Using voice to push data services

The CEO of UnWired Nation Inc. thinks he’s found a way to get around the challenges involved in offering a data service to mobile phone customers: use voice instead.

Content providers often complain about the complexity and hurdles to delivering data products to mobile users. They have to work with all the operators if they want to offer it to any user, and they must tweak their service for each of the hundreds of models of phones on the market.

Even then, the addressable customer base is small relative to the number of phone users. Telephia Inc., a mobile phone research company, estimates that about 30 million phone users actively access the mobile Internet. There are about 200 million phone users in the U.S.

“We decided, ‘How about turn this a little bit on its head and use voice as the channel to connect to these mobile users?” said Indraj Grill, CEO of UnWired Nation, formerly called UnWired Buyer Inc. “Not that we have anything against data, but wouldn’t it be easier to connect to these people, but use voice as a connection mechanism?” he said.

UnWired Nation started out by letting eBay Inc. users sign up to get an automated phone call near the end of an auction. After their phone rings, they sign in with a security number that they’ve previously chosen and can follow voice prompts to do anything they could do on, such as find out the highest bid, make a new bid and exit the auction.

UnWired Nation has made more than 5 million calls to eBay customers in the past year, Grill said.

On Wednesday, UnWired Nation is opening up its service to other companies that may want to offer a capability similar to eBay’s. It is also taking the wraps off its advertising platform.

For six months, UnWired Nation has been trialing the advertising component with a set of eBay customers. After customers receive the call and input their security code, they hear an advertisement. They may have the option to choose to have a coupon sent to them via e-mail or SMS (Short Message Service). Listeners may also have the option to be connected via a voice call directly with the advertiser.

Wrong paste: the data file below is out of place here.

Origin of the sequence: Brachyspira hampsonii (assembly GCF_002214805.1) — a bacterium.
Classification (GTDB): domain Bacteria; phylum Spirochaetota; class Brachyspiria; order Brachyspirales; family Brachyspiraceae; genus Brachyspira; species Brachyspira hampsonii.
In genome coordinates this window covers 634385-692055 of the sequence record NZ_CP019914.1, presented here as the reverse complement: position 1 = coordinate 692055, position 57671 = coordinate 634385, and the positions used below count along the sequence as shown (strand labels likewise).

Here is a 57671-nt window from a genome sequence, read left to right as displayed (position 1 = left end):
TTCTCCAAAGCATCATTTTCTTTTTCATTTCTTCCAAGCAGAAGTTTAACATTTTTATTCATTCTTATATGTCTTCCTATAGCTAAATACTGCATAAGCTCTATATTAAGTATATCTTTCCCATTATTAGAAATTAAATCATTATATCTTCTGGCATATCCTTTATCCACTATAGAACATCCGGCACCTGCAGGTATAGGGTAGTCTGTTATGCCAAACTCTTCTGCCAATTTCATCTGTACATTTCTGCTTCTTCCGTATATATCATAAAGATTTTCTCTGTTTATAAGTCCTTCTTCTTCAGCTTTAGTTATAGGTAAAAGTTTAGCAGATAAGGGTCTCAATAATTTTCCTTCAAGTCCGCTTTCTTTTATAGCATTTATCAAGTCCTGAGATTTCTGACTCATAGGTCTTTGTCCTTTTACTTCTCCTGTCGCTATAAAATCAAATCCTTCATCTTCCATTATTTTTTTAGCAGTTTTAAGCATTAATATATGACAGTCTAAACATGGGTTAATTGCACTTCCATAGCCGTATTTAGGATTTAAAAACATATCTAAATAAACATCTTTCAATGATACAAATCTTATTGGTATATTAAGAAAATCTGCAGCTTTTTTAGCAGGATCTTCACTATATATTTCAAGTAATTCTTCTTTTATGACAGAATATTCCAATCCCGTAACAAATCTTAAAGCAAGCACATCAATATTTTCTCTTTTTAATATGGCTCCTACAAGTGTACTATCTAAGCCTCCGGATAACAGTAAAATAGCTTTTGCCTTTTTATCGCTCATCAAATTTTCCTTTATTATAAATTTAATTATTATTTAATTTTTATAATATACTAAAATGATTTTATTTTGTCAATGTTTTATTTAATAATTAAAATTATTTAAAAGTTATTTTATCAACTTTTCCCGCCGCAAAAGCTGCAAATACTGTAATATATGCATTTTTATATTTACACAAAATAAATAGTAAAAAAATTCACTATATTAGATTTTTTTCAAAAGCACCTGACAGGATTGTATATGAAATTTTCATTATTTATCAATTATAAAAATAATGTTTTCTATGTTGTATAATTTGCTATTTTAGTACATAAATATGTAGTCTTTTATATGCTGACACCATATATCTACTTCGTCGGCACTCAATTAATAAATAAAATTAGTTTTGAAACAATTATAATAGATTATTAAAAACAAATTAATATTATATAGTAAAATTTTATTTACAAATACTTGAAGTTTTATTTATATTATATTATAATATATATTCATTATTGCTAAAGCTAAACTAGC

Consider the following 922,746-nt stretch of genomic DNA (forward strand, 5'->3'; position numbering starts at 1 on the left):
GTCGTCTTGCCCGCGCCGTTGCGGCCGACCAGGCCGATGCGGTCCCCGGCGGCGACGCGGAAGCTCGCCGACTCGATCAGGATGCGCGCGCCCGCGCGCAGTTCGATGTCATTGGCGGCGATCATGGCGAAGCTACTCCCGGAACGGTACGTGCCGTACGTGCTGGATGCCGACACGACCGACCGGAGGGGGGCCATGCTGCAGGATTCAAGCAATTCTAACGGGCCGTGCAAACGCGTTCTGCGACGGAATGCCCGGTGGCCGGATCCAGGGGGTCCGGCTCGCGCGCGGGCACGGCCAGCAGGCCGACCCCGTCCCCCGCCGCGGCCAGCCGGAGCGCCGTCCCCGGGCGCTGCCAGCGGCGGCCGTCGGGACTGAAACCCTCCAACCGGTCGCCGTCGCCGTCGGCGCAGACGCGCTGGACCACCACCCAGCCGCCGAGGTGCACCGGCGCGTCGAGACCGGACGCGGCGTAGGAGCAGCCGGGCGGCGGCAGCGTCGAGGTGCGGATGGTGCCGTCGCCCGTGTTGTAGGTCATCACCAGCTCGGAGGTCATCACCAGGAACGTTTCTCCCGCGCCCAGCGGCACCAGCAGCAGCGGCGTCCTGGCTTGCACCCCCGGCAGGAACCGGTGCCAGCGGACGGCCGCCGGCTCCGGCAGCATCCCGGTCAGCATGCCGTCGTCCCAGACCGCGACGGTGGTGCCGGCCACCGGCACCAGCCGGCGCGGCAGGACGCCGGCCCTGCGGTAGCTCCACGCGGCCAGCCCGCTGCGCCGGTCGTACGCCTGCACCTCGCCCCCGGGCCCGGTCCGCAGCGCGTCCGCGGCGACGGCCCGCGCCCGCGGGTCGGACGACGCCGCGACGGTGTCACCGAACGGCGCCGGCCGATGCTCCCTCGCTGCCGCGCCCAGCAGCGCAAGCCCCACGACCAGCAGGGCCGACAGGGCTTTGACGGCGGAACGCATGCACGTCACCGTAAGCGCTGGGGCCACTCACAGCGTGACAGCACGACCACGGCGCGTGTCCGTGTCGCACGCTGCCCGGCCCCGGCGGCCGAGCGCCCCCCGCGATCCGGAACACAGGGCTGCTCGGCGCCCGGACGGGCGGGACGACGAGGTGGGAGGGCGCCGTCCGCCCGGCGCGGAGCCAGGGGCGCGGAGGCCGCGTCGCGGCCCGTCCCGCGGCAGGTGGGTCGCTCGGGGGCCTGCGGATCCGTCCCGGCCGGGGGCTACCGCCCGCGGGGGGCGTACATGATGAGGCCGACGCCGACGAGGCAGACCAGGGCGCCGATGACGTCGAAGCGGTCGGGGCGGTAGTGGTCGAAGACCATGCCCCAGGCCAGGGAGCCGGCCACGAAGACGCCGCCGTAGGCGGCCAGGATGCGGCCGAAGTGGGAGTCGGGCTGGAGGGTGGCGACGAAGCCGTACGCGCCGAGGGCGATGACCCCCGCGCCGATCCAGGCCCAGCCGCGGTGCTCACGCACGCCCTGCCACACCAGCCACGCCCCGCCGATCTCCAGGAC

UnWired Nation has signed up a handful of new customers, including Pheedo Inc., an RSS (Really Simple Syndication) marketing company. It will use UnWired Nation’s technology to turn RSS feeds into audio content that users can sign up to receive on their phones. Users of such a service could hear a list of headlines and use voice commands to navigate through the list.

Grill envisions other future enhancements similar to Web 2.0 applications. For example, any media outlet could let users get audio versions of stories and then allow them to record voice comments at the end of stories as well as listen to comments from others. Users could also be allowed to forward a story with a comment to a friend.

Verisign Inc. also plans to offer UnWired Nation’s service to banking customers. A bank could allow customers to sign up online to get phone calls about specific types of account activity, such as a balance dropping under a specified level or a credit card being used outside the country.

Companies that use UnWired Nation to deliver services can share in advertising revenue. For mobile phone users, the calls are priced like any other voice call.

Grill thinks the idea can take off, in part because it doesn’t require consumer education. “I ^can guarantee you everyone who has a cell phone has made a voice call on it,” he said.

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